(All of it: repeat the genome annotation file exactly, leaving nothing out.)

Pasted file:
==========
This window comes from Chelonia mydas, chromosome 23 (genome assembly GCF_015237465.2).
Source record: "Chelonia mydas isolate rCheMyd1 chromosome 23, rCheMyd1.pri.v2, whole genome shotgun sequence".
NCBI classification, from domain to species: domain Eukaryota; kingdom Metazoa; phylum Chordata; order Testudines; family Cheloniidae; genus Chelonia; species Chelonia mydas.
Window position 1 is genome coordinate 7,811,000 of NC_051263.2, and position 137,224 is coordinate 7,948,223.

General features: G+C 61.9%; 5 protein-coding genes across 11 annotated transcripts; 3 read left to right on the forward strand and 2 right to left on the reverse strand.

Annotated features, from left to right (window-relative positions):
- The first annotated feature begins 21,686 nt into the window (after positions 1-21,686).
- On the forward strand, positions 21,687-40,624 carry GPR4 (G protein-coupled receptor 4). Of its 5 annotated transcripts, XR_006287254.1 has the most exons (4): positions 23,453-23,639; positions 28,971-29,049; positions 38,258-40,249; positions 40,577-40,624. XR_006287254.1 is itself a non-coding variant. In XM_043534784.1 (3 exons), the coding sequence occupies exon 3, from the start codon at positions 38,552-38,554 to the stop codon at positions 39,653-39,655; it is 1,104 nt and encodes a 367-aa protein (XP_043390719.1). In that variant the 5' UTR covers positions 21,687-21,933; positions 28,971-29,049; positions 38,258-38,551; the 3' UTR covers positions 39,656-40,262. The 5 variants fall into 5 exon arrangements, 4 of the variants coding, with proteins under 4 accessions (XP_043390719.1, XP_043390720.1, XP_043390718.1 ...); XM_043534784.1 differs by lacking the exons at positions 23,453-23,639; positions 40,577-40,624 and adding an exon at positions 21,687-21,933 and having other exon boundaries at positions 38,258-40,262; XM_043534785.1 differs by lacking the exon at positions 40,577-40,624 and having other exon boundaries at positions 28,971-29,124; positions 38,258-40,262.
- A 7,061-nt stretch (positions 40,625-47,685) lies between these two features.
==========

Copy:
This window comes from Chelonia mydas, chromosome 23 (genome assembly GCF_015237465.2).
Source record: "Chelonia mydas isolate rCheMyd1 chromosome 23, rCheMyd1.pri.v2, whole genome shotgun sequence".
NCBI classification, from domain to species: domain Eukaryota; kingdom Metazoa; phylum Chordata; order Testudines; family Cheloniidae; genus Chelonia; species Chelonia mydas.
Window position 1 is genome coordinate 7,811,000 of NC_051263.2, and position 137,224 is coordinate 7,948,223.

General features: G+C 61.9%; 5 protein-coding genes across 11 annotated transcripts; 3 read left to right on the forward strand and 2 right to left on the reverse strand.

Annotated features, from left to right (window-relative positions):
- The first annotated feature begins 21,686 nt into the window (after positions 1-21,686).
- On the forward strand, positions 21,687-40,624 carry GPR4 (G protein-coupled receptor 4). Of its 5 annotated transcripts, XR_006287254.1 has the most exons (4): positions 23,453-23,639; positions 28,971-29,049; positions 38,258-40,249; positions 40,577-40,624. XR_006287254.1 is itself a non-coding variant. In XM_043534784.1 (3 exons), the coding sequence occupies exon 3, from the start codon at positions 38,552-38,554 to the stop codon at positions 39,653-39,655; it is 1,104 nt and encodes a 367-aa protein (XP_043390719.1). In that variant the 5' UTR covers positions 21,687-21,933; positions 28,971-29,049; positions 38,258-38,551; the 3' UTR covers positions 39,656-40,262. The 5 variants fall into 5 exon arrangements, 4 of the variants coding, with proteins under 4 accessions (XP_043390719.1, XP_043390720.1, XP_043390718.1 ...); XM_043534784.1 differs by lacking the exons at positions 23,453-23,639; positions 40,577-40,624 and adding an exon at positions 21,687-21,933 and having other exon boundaries at positions 38,258-40,262; XM_043534785.1 differs by lacking the exon at positions 40,577-40,624 and having other exon boundaries at positions 28,971-29,124; positions 38,258-40,262.
- A 7,061-nt stretch (positions 40,625-47,685) lies between these two features.